'Shall I speak plainly and tell you the truth?' she asked. 'I think that if the Emperor so desires me for a daughter, he would not be doing too much by sending his son here without so many safeguards. I do not hold myself of so small account that the Emperor need sacrifice any dignity in doing it.'

De Quadra reported: 'By these words and her manner of saying them, I understood that she made no difficulty as to the conclusion of the business, but only in the procedure to bring it about.' One thing was certain: Elizabeth absolutely refused to invite Charles to England - it was not fitting for a queen and maiden to summon anyone to be her husband; she would rather die a thousand deaths. The Emperor must take the initiative. De Quadra assured her that there should be no difficulty in arranging that. Soon, the Queen was admitting that she would be delighted to receive the Archduke. She inquired what languages he spoke, and talked to the ambassador 'in a vastly different mood from her other conversations about her not wishing to marry'. De Quadra thought he had won the day.

However, when he asked if the Archduke's visit should be public or private, Elizabeth panicked, saying she would not be pressed further. The Archduke must do as he thought fit - she did not wish to become involved, and he must understand that she had not invited him. She kept repeating that she was not committing herself to marrying him; in fact, she had still not decided whether to marry at all. De Quadra dismissed her behaviour as 'nothing but ceremony. I do not believe that Lady Sidney and Lord Robert could be mistaken, and the latter says he never thought the Queen would go so far.'

Word of what was afoot quickly circulated around the court, and it was soon being said that Elizabeth would be the Archduke's wife by Christmas, although, as de Quadra drily observed, 'As she is a woman, and a spirited and obstinate woman too, passion has to be considered.' In his opinion, Charles should come at once: having seen him, the Queen would be unlikely to turn him down. Nor would she risk giving offence to the Emperor by doing so. On 2 October, the Bishop wrote to Ferdinand, urging him to send his son without delay.

At Whitehall that autumn, Lord Robert complained that the rooms allocated him were too damp because they were near the river. The Queen obligingly offered him a suite of apartments next to her own on the first floor, and tongues began to wag even more furiously than before. 'People are ashamed at what is going on,' shuddered de Quadra, but he, like most others, was making assumptions he could not substantiate.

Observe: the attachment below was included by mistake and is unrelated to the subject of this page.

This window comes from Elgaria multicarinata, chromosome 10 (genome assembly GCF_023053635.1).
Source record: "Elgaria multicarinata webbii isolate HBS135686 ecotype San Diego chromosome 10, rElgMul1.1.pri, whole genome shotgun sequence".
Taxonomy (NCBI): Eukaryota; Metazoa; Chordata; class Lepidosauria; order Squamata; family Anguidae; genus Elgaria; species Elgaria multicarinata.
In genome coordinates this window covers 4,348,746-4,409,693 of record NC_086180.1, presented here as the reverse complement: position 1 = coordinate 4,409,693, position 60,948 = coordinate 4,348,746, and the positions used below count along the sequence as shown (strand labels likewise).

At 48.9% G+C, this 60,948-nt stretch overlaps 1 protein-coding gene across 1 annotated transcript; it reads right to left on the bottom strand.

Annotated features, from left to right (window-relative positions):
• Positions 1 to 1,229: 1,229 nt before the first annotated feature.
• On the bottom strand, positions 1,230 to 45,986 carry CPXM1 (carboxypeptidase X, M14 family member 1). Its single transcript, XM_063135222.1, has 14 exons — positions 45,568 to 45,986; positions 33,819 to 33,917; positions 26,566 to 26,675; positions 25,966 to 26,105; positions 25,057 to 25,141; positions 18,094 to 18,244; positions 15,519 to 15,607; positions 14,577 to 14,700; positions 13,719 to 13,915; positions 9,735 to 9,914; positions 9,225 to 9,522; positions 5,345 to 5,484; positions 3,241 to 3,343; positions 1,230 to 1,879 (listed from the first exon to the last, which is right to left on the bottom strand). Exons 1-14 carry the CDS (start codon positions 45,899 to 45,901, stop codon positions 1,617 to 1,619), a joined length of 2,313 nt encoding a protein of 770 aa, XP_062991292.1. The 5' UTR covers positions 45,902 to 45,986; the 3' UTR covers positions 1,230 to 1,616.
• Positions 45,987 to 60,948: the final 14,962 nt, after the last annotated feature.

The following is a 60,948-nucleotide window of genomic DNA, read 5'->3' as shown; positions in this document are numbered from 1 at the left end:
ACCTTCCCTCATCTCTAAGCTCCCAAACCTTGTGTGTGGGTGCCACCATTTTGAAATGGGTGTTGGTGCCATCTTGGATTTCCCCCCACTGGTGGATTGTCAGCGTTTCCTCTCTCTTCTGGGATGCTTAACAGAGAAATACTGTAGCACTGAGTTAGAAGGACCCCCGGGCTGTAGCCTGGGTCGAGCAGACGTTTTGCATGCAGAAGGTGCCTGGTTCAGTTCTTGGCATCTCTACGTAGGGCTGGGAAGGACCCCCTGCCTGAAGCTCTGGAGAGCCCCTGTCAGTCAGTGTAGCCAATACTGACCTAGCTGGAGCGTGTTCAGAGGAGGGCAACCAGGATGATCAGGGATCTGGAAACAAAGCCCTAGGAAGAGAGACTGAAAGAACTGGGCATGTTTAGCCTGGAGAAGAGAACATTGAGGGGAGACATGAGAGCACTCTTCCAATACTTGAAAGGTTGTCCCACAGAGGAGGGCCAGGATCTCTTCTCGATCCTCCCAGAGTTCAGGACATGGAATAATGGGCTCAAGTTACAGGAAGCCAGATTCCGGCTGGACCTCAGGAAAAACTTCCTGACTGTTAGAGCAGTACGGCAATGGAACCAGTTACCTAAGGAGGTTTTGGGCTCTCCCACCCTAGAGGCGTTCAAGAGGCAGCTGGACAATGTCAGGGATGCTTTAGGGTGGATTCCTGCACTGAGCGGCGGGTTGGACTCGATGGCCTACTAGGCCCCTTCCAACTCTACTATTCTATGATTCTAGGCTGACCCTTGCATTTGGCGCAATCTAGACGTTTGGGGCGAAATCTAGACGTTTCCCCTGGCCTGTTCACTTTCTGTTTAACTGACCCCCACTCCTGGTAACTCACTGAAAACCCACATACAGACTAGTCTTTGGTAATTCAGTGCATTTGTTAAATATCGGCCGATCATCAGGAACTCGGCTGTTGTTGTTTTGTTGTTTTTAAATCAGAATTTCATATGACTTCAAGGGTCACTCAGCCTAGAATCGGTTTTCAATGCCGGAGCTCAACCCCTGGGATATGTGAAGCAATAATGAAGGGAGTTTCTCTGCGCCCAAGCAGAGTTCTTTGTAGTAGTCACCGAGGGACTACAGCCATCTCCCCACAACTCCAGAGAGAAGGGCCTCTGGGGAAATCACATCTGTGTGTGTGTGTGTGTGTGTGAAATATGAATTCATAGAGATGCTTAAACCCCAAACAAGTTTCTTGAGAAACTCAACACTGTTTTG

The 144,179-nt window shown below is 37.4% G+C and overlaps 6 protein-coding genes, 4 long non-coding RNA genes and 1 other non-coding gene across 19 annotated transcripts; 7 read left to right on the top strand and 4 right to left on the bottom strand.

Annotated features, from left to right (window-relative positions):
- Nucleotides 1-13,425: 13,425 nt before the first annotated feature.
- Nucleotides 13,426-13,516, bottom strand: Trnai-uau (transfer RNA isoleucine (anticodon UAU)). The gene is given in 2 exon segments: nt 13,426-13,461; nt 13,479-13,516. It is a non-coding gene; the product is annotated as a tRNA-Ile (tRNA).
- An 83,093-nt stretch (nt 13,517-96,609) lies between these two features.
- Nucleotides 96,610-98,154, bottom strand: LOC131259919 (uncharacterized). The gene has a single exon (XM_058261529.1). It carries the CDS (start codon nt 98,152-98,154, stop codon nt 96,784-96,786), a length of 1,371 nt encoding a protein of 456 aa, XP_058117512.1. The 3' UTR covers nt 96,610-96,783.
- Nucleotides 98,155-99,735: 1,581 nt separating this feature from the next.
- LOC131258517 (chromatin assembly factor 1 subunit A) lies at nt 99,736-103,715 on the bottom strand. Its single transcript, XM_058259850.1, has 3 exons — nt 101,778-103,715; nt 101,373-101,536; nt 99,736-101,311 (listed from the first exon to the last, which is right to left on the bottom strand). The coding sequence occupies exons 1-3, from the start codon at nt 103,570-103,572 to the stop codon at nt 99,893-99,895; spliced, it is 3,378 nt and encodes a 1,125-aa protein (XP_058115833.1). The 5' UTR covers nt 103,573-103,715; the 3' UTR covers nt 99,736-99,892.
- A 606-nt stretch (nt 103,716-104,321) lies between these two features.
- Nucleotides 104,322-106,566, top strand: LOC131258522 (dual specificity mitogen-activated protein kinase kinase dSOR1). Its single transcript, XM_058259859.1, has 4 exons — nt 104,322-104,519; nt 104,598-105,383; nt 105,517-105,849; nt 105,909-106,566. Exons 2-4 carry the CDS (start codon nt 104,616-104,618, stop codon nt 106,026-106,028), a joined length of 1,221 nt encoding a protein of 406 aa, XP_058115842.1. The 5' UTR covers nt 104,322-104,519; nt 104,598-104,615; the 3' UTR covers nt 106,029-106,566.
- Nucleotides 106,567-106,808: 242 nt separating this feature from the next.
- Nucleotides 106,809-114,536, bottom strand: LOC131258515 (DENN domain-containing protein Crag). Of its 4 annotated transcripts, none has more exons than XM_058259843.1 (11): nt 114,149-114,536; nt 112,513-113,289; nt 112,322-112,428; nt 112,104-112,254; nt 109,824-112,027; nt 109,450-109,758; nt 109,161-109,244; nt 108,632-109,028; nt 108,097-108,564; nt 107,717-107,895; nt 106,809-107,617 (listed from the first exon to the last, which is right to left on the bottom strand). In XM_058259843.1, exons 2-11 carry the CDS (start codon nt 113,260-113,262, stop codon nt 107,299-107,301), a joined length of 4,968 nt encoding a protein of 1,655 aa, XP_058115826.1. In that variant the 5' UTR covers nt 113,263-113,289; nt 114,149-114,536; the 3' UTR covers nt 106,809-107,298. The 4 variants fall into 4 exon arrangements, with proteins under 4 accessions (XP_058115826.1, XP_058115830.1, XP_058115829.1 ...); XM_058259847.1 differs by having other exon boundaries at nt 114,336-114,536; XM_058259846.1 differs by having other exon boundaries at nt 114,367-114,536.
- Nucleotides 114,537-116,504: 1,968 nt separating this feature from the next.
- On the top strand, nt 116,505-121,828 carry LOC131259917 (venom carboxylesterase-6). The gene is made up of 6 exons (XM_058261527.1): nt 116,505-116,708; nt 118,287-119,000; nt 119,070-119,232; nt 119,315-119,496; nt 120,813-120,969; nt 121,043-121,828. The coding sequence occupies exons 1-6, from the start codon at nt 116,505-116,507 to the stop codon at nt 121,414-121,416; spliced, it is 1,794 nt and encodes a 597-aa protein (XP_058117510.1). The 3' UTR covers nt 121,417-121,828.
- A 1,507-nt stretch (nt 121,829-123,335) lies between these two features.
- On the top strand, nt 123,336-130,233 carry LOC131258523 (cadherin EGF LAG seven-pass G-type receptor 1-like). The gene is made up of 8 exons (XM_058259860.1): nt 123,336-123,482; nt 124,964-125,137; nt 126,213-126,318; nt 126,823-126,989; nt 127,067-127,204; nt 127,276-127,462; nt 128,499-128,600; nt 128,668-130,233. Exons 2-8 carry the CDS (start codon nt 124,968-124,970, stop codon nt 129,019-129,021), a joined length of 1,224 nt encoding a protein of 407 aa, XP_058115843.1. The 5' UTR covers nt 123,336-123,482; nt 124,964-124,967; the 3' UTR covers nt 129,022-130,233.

The Duke of Norfolk was, according to de Quadra, 'the chief of Lord Robert's enemies, who are all the principal people in the kingdom'. Thomas Howard saw Dudley's constant presence at the Queen's side as an obstacle to the successful conclusion of any marriage negotiations, and openly criticised Elizabeth's 'lightness and bad government', warning Dudley that, if he did not abandon his 'present pretensions and presumptions, he would not die in his bed'.

Howard was the son of the poet Surrey, and the grandson of the third Duke, who had been the Queen's great-uncle and also the most implacable of Northumberland's opponents. His grandson was the premier peer in England, indeed, the only Duke in the peerage, and by virtue of his birth he expected to enjoy the favour and patronage of the Queen, and to be among her closest advisers. But with Dudley constantly in the way, that was never likely to be. Worse still, rumour had it that the Queen meant, one day, to marry Dudley. 'The Duke and the rest of them cannot put up with his being king,' commented de Quadra. Even though Dudley was married, the thought had crossed the Bishop's mind that he might be seeking a means whereby he might be freed from his lady so that he could marry Elizabeth - which was exactly what Norfolk and others feared.

At the beginning of October, John, Duke of Finland, the 'very courteous and princely' brother and envoy of Erik of Sweden, arrived in England, with the express purpose of concluding a marriage between his besotted master and Queen Elizabeth. That Elizabeth had made it perfectly clear that she was not interested seemed to have made no impression on Erik. Although Sweden was not a wealthy country, he was a Protestant, and he imagined that that was reason enough for Elizabeth to want to marry him.

Courtesy demanded that the Queen extend a warm welcome to the brother of a fellow monarch, and Dudley was sent to greet Duke John at Colchester, but the latter interpreted this as a sign that his mission had already been successful, and it required a great deal of tactful diplomacy on the part of the courtiers before he could be persuaded otherwise. Thereafter he showed himself impressed by the customs of England, and with its Queen, who showed him both friendship and favour, finding much to commend in this educated young man; soon there were speculations that she would marry him instead of his brother. Dudley was affability itself to the Duke - on the 19th he hosted a court banquet in his honour - but he cannot have welcomed his presence in England.